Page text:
1. Tutorials

My Linux Kernel Didn’t Support My Bluetooth Adapter, So I Patched It

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I bought a cheap Bluetooth 5.0 adapter from a local market (What a mistake!), and it was too cheap to the level that it didn’t have a vendor name on it. Probably one of these poor-quality adapters that are being sold everywhere.

Sadly, it didn’t work on my Linux distribution (Kernels 5.5, 5.6, 5.7..). Bluetooth was always turned off and I couldn’t turn it on, and the adapter was classified as unknown by the kernel. And this was an issue because I don’t want to buy another Bluetooth adapter and spend more time searching on this problem.

Luckily, Linux is quite helpful in this regard. What I did was simply that I searched for the problem online, found a patch, applied it on the latest kernel’s source code, built the new kernel and installed it. That’s it.

And then, the Bluetooth adapter worked like charm.

This is a very simple tutorial that will guide you on how to fix your hardware issues with Linux using a real life scenario, which is the unknown Bluetooth adapter in our case. This is to help you get a general idea on how the kernel patching process works, and how you can possibly do the same thing to fix your non-compatible hardware issues with Linux, shall you face any in the future.

Finding The Needed Patch/Information Online

First, listing my Bluetooth USB type gave me the following information:

mhsabbagh@ryzenpc:~$ lsusb
....
Bus 001 Device 006: ID 0a12:0001 Cambridge Silicon Radio, Ltd Bluetooth Dongle (HCI mode)

The 0a12:0001 part is the most important part, because it is the ID of the chipset running inside the Bluetooth adapter. So you can use this keyword on Google to find related information and users having similar issues with the Bluetooth adapter.

A search in the online forums of various Linux distributions and how their users are dealing with Bluetooth issues on Linux showed me that Bluetooth adapters using CSR (Cambridge Silicon Radio) chipset have better Linux compatibility than the ones using Broadcom chipset, as the latter is so buggy with Linux. But sometimes, even CSR chip may have issues in identifying itself for the Linux kernel for the first time.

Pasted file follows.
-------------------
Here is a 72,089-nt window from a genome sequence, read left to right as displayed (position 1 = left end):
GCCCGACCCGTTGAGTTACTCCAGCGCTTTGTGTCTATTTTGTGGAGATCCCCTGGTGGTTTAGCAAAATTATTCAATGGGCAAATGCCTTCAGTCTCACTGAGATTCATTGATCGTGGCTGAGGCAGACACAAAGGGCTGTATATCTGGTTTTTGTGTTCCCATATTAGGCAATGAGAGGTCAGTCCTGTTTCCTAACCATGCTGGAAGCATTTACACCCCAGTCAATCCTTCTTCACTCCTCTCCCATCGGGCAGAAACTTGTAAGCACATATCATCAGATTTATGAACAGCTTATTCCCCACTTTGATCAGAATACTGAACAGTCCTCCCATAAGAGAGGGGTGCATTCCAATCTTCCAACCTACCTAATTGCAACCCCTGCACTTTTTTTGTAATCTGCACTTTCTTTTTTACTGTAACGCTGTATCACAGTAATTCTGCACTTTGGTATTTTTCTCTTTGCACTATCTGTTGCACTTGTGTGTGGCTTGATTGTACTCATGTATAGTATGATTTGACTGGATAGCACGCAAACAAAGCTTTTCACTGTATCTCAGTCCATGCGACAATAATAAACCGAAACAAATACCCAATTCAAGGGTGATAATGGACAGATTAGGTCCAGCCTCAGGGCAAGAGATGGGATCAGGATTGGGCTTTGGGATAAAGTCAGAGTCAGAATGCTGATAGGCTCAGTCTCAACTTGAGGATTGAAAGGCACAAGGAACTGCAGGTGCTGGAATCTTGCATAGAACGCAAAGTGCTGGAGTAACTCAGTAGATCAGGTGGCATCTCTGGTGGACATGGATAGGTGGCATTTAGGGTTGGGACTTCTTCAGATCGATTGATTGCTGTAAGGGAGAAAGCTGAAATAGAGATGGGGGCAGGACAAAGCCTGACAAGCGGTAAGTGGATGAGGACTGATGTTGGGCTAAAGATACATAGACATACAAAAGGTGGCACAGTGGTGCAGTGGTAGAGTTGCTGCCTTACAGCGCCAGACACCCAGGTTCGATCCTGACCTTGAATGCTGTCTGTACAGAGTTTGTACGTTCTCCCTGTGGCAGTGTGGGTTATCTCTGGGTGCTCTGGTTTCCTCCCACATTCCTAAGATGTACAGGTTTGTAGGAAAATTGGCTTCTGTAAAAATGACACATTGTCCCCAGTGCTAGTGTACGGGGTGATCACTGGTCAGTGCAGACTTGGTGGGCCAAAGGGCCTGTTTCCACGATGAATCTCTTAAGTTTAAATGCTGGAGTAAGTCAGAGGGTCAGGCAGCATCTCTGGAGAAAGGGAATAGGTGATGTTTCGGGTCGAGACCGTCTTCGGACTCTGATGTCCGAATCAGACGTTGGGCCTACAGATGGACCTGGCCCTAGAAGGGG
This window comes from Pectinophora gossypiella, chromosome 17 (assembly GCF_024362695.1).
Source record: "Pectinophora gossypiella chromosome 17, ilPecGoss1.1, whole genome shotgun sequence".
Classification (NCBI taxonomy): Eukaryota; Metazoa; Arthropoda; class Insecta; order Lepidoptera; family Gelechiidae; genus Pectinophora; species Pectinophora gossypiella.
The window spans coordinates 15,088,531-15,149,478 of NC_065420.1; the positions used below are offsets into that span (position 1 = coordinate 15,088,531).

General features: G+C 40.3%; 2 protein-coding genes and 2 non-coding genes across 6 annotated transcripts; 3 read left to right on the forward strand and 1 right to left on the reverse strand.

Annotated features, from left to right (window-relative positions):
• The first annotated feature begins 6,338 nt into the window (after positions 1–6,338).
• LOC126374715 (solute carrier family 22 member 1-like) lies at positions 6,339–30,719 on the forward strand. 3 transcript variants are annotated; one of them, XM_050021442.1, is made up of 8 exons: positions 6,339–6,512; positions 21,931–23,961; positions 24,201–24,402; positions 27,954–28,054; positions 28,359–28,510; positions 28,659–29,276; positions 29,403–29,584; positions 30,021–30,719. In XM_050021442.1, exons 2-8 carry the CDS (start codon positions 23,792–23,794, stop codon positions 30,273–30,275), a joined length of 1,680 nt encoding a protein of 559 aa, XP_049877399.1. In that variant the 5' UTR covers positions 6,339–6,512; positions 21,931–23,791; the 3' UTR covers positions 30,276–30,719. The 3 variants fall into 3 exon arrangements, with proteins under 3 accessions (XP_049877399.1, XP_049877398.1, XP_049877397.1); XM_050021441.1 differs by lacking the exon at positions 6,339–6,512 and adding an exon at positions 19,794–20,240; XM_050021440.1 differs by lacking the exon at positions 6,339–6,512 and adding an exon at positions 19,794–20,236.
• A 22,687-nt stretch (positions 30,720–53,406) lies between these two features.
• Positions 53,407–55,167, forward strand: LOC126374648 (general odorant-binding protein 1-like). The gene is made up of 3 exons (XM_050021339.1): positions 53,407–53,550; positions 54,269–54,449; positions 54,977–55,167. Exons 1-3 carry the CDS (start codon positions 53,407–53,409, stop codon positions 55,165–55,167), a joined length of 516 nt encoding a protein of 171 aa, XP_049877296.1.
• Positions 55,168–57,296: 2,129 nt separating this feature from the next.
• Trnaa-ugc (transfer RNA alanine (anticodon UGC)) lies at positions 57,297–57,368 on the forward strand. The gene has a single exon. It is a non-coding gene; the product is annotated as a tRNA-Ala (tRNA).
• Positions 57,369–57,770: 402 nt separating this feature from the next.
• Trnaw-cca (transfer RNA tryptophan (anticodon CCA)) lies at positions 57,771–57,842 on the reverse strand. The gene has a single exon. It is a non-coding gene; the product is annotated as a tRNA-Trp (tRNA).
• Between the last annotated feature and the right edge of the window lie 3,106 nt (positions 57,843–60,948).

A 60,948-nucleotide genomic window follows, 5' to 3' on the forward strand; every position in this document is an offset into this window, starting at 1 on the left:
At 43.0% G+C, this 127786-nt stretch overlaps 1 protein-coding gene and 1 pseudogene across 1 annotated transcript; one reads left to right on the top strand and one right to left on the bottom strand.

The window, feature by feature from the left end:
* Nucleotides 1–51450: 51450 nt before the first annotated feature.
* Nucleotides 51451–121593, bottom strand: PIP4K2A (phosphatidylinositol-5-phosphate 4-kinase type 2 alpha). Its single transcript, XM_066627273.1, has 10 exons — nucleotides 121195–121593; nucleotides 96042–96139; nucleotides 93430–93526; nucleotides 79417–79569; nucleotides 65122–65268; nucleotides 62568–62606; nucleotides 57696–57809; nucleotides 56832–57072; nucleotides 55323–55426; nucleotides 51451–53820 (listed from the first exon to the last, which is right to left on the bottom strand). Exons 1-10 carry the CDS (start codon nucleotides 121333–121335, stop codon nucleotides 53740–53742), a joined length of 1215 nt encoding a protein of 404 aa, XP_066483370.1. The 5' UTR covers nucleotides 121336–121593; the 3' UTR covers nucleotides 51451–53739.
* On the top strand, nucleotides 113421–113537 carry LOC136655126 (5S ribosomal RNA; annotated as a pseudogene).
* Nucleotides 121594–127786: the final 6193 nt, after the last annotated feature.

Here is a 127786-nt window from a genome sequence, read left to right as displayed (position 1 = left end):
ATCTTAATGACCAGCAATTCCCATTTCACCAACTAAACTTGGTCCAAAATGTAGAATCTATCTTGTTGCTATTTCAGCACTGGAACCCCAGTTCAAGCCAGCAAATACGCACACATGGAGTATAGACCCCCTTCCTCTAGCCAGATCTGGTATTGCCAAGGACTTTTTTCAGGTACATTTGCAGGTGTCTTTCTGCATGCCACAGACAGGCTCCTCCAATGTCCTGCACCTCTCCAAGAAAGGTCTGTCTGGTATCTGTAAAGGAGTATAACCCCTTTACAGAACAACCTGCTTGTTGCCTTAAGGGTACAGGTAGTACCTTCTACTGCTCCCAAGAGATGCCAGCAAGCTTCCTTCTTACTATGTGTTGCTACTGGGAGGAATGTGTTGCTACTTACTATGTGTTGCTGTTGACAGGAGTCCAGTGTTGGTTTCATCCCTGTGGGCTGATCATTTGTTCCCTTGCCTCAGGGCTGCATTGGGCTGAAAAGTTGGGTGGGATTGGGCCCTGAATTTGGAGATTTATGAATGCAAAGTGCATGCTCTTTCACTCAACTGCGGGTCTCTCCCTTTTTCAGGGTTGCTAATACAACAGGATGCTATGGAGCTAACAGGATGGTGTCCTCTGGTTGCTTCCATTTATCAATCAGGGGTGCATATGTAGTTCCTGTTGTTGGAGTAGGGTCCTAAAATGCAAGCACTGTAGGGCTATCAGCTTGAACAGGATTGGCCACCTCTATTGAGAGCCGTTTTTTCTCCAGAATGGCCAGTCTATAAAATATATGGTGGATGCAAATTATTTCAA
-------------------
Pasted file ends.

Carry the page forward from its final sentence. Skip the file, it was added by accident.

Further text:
This gave me a relief, a hope that my Bluetooth adapter can work well on Linux, and that I just need to find a way to make it identifiable by the system.

Searching in the Bluetooth-related kernel reports on Bugzilla led me to the following 2013 bug report where users are having the exact same issue as I do.

Luckily, a good user provided a patch to solve the problem and he was asking for feedback on how his patch worked. Many users replied that the patch solved their problem, so this motivated me to apply it on my kernel too.

Here’s the patch file (Retrieved from the link above):

diff --git a/drivers/bluetooth/btusb.c b/drivers/bluetooth/btusb.c
index 5f022e9cf..89686379a 100644
--- a/drivers/bluetooth/btusb.c
+++ b/drivers/bluetooth/btusb.c
@@ -1720,6 +1720,7 @@  static int btusb_setup_csr(struct hci_dev *hdev)
 {
 	struct hci_rp_read_local_version *rp;
 	struct sk_buff *skb;
+	bool is_fake = false;
 
 	BT_DBG("%s", hdev->name);
 
@@ -1739,18 +1740,69 @@  static int btusb_setup_csr(struct hci_dev *hdev)
 
 	rp = (struct hci_rp_read_local_version *)skb->data;
 
-	/* Detect controllers which aren't real CSR ones. */
+	/* Detect a wide host of Chinese controllers that aren't CSR.
+	 *
+	 * Known fake bcdDevices: 0x0100, 0x0134, 0x1915, 0x2520, 0x7558, 0x8891
+	 *
+	 * The main thing they have in common is that these are really popular low-cost
+	 * options that support newer Bluetooth versions but rely on heavy VID/PID
+	 * squatting of this poor old Bluetooth 1.1 device. Even sold as such.
+	 *
+	 * We detect actual CSR devices by checking that the HCI manufacturer code
+	 * is Cambridge Silicon Radio (10) and ensuring that LMP sub-version and
+	 * HCI rev values always match. As they both store the firmware number.
+	 */
 	if (le16_to_cpu(rp->manufacturer) != 10 ||
-	    le16_to_cpu(rp->lmp_subver) == 0x0c5c) {
+	    le16_to_cpu(rp->hci_rev) != le16_to_cpu(rp->lmp_subver))
+		is_fake = true;
+
+	/* Known legit CSR firmware build numbers and their supported BT versions:
+	 * - 1.1 (0x1) -> 0x0073, 0x020d, 0x033c, 0x034e
+	 * - 1.2 (0x2) ->                 0x04d9, 0x0529
+	 * - 2.0 (0x3) ->         0x07a6, 0x07ad, 0x0c5c
+	 * - 2.1 (0x4) ->         0x149c, 0x1735, 0x1899 (0x1899 is a BlueCore4-External)
+	 * - 4.0 (0x6) ->         0x1d86, 0x2031, 0x22bb
+	 *
+	 * e.g. Real CSR dongles with LMP subversion 0x73 are old enough that
+	 *      support BT 1.1 only; so it's a dead giveaway when some